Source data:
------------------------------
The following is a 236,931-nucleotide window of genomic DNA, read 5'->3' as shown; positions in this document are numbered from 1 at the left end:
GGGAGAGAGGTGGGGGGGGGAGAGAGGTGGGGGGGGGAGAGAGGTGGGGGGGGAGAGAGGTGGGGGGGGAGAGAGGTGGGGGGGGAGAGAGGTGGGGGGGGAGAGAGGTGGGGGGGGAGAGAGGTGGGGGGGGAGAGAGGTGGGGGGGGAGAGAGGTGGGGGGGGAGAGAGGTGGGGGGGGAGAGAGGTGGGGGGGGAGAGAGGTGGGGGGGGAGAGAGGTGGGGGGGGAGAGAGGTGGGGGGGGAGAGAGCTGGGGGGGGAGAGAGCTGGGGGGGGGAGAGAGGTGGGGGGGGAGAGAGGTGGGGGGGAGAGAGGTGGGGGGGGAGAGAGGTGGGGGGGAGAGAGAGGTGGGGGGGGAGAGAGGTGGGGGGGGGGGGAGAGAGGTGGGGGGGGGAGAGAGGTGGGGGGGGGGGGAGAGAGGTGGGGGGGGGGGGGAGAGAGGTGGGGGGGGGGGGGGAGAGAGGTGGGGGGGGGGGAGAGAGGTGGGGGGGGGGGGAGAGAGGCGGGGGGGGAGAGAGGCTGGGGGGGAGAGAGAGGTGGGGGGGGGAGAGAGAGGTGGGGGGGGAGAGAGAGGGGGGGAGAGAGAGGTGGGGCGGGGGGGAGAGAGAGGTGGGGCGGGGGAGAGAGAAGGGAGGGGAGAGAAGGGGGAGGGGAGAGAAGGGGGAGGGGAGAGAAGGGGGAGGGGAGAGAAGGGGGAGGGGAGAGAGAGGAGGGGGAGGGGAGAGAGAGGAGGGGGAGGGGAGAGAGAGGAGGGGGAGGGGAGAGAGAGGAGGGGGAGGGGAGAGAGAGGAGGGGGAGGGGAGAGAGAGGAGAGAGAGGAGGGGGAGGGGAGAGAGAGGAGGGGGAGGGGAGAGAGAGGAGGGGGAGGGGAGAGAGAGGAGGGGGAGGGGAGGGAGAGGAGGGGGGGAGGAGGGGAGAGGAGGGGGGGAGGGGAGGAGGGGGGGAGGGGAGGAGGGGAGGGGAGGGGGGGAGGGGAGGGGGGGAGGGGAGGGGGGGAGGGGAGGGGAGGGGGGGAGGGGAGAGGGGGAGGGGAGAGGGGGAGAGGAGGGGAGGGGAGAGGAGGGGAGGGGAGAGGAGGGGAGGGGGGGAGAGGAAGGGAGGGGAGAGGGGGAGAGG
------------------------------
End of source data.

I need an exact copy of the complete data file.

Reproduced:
The following is a 236,931-nucleotide window of genomic DNA, read 5'->3' as shown; positions in this document are numbered from 1 at the left end:
GGGAGAGAGGTGGGGGGGGGAGAGAGGTGGGGGGGGGAGAGAGGTGGGGGGGGAGAGAGGTGGGGGGGGAGAGAGGTGGGGGGGGAGAGAGGTGGGGGGGGAGAGAGGTGGGGGGGGAGAGAGGTGGGGGGGGAGAGAGGTGGGGGGGGAGAGAGGTGGGGGGGGAGAGAGGTGGGGGGGGAGAGAGGTGGGGGGGGAGAGAGGTGGGGGGGGAGAGAGGTGGGGGGGGAGAGAGGTGGGGGGGGAGAGAGCTGGGGGGGGAGAGAGCTGGGGGGGGGAGAGAGGTGGGGGGGGAGAGAGGTGGGGGGGAGAGAGGTGGGGGGGGAGAGAGGTGGGGGGGAGAGAGAGGTGGGGGGGGAGAGAGGTGGGGGGGGGGGGAGAGAGGTGGGGGGGGGAGAGAGGTGGGGGGGGGGGGAGAGAGGTGGGGGGGGGGGGGAGAGAGGTGGGGGGGGGGGGGGAGAGAGGTGGGGGGGGGGGAGAGAGGTGGGGGGGGGGGGAGAGAGGCGGGGGGGGAGAGAGGCTGGGGGGGAGAGAGAGGTGGGGGGGGGAGAGAGAGGTGGGGGGGGAGAGAGAGGGGGGGAGAGAGAGGTGGGGCGGGGGGGAGAGAGAGGTGGGGCGGGGGAGAGAGAAGGGAGGGGAGAGAAGGGGGAGGGGAGAGAAGGGGGAGGGGAGAGAAGGGGGAGGGGAGAGAAGGGGGAGGGGAGAGAGAGGAGGGGGAGGGGAGAGAGAGGAGGGGGAGGGGAGAGAGAGGAGGGGGAGGGGAGAGAGAGGAGGGGGAGGGGAGAGAGAGGAGGGGGAGGGGAGAGAGAGGAGAGAGAGGAGGGGGAGGGGAGAGAGAGGAGGGGGAGGGGAGAGAGAGGAGGGGGAGGGGAGAGAGAGGAGGGGGAGGGGAGGGAGAGGAGGGGGGGAGGAGGGGAGAGGAGGGGGGGAGGGGAGGAGGGGGGGAGGGGAGGAGGGGAGGGGAGGGGGGGAGGGGAGGGGGGGAGGGGAGGGGGGGAGGGGAGGGGAGGGGGGGAGGGGAGAGGGGGAGGGGAGAGGGGGAGAGGAGGGGAGGGGAGAGGAGGGGAGGGGAGAGGAGGGGAGGGGGGGAGAGGAAGGGAGGGGAGAGGGGGAGAGG